From ballads to ballots ...
Earlier this year, Marc Anthony appeared in a Latinos for Obama video, encouraging Hispanics to back Barack's reelection bid. And over the last seven months, the soulful salsero has increasingly poured his energy into the president's reelection bid, shifting his focus from music to politics.
"Latinos are a force that can, and will, help decide this election," Marc Anthony said in the ad. "And it's a good thing that we've got so much to say, right? We have jobs, the economy, [and] education. President Obama is on our side on all of them. We just have to make sure that he gets four more years to make more progress. The president has our back."
The president's record, however, has suggested otherwise.
In December 2011, ABC News reported that under Obama's administration, an average of 400,000 people were being deported from the United States each year, according to the Department of Homeland Security.
Over 95 percent of deportees in 2010 were Hispanics, the same group that makes up 80 percent of the country's illegal immigrants and a "key constituency for Obama's re-election campaign."
The prez and his campaign apparatus has had to work tirelessly to regain the Hispanic vote. A few "Yo Decido" t-shirts and "Latinos for Obama" bumper stickers won't convince immigrants that POTUS is on their side. It takes Puerto Rican star power. And Marc Anthony's video was only the beginning of his Latinos for Obama campaign.
The Obamas kicking it with the now-divorced J-Los in February 2011.
Shortly after appearing in the ad, the 43-year-old salsa king hosted a private dinner with the president at the Miami home of Abigail and F.J. Pollak, charging upwards of $40,000 per person for the three-course feast that featured duck confit, key lime diver scallops, and dark rum chorizo pecan ice cream.
The dinner was followed by a small concert in front of about 2,300 people at the Fillmore Miami Beach, where Anthony performed with a 16-piece band before the President addressed the crowd and talked about the economy, education, education, and immigration.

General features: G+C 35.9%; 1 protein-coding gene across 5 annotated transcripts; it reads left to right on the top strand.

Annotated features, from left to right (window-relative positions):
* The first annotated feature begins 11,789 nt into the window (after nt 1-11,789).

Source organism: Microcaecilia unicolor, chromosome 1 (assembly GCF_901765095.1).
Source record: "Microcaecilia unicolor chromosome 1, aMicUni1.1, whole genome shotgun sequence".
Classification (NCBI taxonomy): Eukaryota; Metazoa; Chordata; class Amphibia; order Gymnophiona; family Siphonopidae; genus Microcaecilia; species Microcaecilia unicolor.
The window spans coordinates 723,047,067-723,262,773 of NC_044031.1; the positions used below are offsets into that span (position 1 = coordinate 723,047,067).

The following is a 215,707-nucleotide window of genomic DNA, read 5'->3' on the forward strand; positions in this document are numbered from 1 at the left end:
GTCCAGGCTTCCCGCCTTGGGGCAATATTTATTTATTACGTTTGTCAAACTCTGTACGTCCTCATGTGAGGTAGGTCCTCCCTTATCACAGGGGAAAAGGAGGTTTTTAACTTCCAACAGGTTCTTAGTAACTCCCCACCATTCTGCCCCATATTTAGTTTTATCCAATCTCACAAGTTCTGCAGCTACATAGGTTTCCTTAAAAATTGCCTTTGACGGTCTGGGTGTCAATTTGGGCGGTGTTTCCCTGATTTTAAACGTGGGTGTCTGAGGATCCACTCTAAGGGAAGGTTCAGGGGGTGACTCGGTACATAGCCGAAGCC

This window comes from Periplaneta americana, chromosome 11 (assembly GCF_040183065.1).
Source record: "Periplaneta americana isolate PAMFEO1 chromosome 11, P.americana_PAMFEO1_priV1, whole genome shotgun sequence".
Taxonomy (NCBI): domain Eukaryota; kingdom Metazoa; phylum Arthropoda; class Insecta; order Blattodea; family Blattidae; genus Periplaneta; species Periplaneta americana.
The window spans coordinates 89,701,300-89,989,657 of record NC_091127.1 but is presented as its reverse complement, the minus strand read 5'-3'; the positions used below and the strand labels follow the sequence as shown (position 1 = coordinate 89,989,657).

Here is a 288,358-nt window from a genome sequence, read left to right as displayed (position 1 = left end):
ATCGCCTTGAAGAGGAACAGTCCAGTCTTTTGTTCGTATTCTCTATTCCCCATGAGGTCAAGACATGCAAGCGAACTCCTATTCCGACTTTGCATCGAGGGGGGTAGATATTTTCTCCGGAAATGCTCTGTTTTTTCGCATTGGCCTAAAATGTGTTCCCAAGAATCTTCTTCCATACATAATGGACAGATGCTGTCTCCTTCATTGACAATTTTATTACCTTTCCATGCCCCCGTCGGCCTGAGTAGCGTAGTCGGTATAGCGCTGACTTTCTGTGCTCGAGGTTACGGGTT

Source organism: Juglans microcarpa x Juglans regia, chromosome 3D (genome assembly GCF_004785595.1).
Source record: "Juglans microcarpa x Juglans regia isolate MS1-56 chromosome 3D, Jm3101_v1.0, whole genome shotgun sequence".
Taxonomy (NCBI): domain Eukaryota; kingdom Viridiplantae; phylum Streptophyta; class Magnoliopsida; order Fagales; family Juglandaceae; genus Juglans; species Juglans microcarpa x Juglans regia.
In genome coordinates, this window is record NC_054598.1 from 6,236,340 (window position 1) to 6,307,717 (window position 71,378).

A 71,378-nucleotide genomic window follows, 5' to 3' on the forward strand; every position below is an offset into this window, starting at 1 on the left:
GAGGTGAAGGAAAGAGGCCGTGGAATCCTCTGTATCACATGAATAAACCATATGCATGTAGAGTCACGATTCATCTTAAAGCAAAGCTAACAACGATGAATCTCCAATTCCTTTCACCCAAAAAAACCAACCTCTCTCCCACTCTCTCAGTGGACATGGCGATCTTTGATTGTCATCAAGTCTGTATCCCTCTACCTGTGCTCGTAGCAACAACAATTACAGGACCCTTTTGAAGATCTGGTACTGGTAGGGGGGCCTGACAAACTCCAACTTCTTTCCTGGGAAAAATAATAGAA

But with just three months left until the November 6 election, Anthony seems to have put the campaigning on hold. He'll hit the road on a 14-city trek dubbed the Gigantes tour, alongside Mexican crooner Marco Antonio Solis and Puerto Rican pop singer Cheyenne, beginning on Friday, August 3, in Miami.
Though it's the first time the three superstars will tour together, the three men have collaborated on other projects in the past.
"I think it's helped that we worked together," Anthony said in April. "We all want to present a spectacle that connects the three of us in one show. Our fans deserve this kind of show."
"Being in front of an audience is special, but doing it along with Marco and Marc will be unforgettable," Chayanne said at a promotional event earlier this month. "In some ways we are very different, but when it comes to putting on a great show for our fans, we have very much in common. Plus, we've got a few surprises in store for everyone."
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Maybe a voter registration rally?
Gigantes Tour with Marc Anthony, Chayanne, and Marco Antonio Solis. Friday, August 3, and Saturday, August 4. American Airlines Arena, 601 Biscayne Blvd., Miami. The concerts begin at 8 p.m. and tickets cost $54 to $229 plus fees via ticketmaster.com. Call 786-777-1000 or visit aaarena.com.